ABS fume extraction and temperature inside enclose?


I need to build an enclosure because it’s too cold in my garage to print at the moment, I’m getting super bad splitting. I have a Taz 3, I’m going to try and make a lightweight enclosure using some kind of lightweight frame with space blankets as the exterior walls. It will look like a NASA 3d printer haha.

The question I have is, I kinda want to vent ABS fumes outside of the garage. I’m just curious though, for those that have say a HEPA filter with an extraction fan, if you have a low ambient temperature, wouldn’t the extraction of the fumes cause fresh COLD air to come into the enclosure and ruin the prints…? Or do you just extract the fumes once a print is finished?

I built my first printers enclosure out of PVC pipe and 2 layers of painters plastic (the kind they lay down on carpets to protect them from paint). Worked great.

I put a small desktop Hepa filter inside my enclosure and it works reasonably well (cut the smell by 50%) and it’s only recirculating the hot air so no cold air is introduced.

The filter I use is here https://www.amazon.com/gp/product/B00G7VNO86/ref=oh_aui_detailpage_o09_s01?ie=UTF8&psc=1

OK cool interesting. So the airflow doesn’t cause an issue? So it’s purely a temperature issue, doesn’t matter if there is airflow in the enclosure, cool.

I was thinking the other option is, I have a powerful old IBM server fan, I could use that to, once a print is finished, ‘extract’ the fumes before I open the enclosure.

I considered PVC but it seemed expensive and not as easy to attach stuff too, so I ended up making a pinewood frame. The frame is done. I ended up buying plywood for the sides, although I’m still not sure if I will use the plywood or the space blankets. OR both, as in, line the inside with space blankets.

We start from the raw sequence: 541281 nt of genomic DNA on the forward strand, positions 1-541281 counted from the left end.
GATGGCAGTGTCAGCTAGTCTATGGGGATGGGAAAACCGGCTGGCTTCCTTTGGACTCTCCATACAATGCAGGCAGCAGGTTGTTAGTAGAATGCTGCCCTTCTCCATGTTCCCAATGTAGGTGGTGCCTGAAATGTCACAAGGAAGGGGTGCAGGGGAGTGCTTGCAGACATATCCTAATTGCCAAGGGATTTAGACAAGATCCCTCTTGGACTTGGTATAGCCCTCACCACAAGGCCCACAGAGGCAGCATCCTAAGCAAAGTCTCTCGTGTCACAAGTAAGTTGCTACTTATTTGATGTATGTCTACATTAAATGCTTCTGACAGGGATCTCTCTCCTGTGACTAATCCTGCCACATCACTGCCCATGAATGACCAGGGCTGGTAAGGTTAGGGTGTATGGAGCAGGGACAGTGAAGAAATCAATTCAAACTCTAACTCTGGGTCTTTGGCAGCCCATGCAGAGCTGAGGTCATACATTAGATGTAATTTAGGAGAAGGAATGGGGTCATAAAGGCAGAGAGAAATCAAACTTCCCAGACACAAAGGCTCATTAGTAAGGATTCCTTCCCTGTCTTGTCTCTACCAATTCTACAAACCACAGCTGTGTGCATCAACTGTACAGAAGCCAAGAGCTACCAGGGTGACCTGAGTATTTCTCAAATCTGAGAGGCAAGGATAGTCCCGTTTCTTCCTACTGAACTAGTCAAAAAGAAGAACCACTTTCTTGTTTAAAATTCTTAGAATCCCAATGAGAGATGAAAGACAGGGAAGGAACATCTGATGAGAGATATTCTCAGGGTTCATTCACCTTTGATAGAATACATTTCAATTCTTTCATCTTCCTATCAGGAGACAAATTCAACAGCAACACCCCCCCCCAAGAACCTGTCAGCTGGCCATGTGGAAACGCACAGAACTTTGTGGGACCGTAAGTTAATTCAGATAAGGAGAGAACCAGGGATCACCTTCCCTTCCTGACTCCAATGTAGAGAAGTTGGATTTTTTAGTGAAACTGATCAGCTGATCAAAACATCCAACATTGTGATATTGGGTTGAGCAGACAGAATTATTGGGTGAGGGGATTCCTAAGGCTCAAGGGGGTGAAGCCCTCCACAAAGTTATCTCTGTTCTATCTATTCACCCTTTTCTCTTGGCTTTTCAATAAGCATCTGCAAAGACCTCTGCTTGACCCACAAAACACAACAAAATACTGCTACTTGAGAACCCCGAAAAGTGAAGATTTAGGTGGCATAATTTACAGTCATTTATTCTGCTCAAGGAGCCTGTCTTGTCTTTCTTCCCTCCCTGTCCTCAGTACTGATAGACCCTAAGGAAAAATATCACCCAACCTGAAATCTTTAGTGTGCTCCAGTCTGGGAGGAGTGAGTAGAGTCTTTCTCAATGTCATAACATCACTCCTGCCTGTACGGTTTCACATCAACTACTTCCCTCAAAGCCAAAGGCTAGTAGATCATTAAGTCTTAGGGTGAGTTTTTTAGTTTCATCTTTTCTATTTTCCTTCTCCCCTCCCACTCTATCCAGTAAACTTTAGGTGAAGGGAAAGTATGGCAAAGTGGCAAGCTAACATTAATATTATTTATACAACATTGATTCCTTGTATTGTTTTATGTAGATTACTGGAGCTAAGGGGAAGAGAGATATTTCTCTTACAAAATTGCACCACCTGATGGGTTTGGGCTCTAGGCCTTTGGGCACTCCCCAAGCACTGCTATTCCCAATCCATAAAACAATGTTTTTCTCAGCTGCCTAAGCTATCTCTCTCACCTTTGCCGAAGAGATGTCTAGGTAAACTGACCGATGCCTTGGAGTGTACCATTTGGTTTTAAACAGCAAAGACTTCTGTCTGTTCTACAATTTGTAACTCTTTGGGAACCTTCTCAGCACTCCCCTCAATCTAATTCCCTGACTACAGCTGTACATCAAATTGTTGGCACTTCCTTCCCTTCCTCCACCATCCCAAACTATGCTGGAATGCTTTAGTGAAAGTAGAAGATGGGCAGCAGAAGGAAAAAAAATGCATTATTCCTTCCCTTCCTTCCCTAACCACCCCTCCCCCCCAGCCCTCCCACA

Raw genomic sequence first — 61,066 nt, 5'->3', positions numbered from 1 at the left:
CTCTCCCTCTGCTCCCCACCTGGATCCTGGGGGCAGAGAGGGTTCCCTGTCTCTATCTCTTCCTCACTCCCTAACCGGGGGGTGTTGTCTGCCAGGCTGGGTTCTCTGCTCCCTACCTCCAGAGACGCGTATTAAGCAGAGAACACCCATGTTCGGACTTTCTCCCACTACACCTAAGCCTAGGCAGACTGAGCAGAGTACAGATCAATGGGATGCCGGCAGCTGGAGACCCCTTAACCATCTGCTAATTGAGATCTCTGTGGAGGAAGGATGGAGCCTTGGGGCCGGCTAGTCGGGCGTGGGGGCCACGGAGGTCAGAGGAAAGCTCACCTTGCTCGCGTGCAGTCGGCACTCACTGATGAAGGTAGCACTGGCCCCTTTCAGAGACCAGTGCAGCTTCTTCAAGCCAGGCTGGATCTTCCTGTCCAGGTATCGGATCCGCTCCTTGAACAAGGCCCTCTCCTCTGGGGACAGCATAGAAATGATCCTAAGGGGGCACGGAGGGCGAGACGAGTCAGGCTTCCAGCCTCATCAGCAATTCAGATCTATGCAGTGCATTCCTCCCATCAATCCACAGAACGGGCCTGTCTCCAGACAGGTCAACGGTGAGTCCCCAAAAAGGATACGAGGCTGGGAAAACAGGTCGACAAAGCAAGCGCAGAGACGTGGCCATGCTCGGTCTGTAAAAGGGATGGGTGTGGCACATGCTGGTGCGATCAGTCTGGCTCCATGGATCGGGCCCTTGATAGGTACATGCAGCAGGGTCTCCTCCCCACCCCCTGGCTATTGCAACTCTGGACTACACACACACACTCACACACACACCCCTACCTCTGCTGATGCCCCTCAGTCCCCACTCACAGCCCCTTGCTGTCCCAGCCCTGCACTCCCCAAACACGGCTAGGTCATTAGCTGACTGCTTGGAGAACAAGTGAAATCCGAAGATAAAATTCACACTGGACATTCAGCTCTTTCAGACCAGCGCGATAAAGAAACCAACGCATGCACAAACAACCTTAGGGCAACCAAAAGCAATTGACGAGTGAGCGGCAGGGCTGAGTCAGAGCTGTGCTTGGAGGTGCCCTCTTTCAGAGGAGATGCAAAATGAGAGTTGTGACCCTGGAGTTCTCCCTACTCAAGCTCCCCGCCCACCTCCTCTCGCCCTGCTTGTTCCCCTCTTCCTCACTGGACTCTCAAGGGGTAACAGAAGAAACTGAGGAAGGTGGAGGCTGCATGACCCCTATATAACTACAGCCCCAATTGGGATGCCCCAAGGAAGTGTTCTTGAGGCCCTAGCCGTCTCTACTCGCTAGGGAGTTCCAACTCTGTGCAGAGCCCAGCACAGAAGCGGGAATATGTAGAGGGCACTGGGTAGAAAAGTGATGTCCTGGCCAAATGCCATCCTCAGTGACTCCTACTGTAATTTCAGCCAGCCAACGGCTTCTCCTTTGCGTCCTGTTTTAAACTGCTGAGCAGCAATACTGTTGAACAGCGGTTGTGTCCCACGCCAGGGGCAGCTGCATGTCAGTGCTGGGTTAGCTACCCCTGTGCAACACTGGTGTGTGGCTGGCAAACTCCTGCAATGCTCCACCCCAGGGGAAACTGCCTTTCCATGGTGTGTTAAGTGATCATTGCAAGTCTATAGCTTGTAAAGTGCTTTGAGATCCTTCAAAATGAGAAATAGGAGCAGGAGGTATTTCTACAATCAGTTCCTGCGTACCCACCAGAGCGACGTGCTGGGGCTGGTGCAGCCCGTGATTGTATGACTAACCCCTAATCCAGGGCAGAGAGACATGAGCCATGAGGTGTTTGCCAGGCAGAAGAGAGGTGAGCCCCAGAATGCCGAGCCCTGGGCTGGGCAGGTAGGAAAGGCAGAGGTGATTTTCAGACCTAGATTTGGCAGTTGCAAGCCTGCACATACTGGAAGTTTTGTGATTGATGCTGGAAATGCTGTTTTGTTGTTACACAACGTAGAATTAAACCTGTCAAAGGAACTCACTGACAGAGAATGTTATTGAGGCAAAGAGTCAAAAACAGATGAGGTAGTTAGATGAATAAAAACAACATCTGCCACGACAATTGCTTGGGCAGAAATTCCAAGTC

First time I used the Hepa I turned it on high but it made my room stink even worse (just too much flow for the small space) so I turned it on low and it works perfect. I have done 16hour ABS prints with no ill effect to the prints, I have a feeling it actually helps normalize the temperature all around.

Also you need to make sure your electronics are vented outside the enclosure.

I never know why people want to vent their heated chamber… I get the fume thing (although honestly it’s a non health issues unless you just don’t like the smell. Personally the smell is so insignificant I rarely can smell it. I think filament quality has a lot to do with it). But venting your hot air to the outside just seems counter productive. Cold air is going to get in via seams ect. Period. Unless your enclosure is so flawless that you think your forming a vacuum in there…

Personally I prefer to keep my hot air in the chamber. The best solution I have seen are those that just circulate the air in the chamber through a filter. This actually makes sense.

And I never know why people are so head in the sand about fumes…

ABS fumes = bad


My comment was more directed towards exhausting heat from the chamber. But that’s cool, we can derail this thread.

All research just shows there are particles. Yes.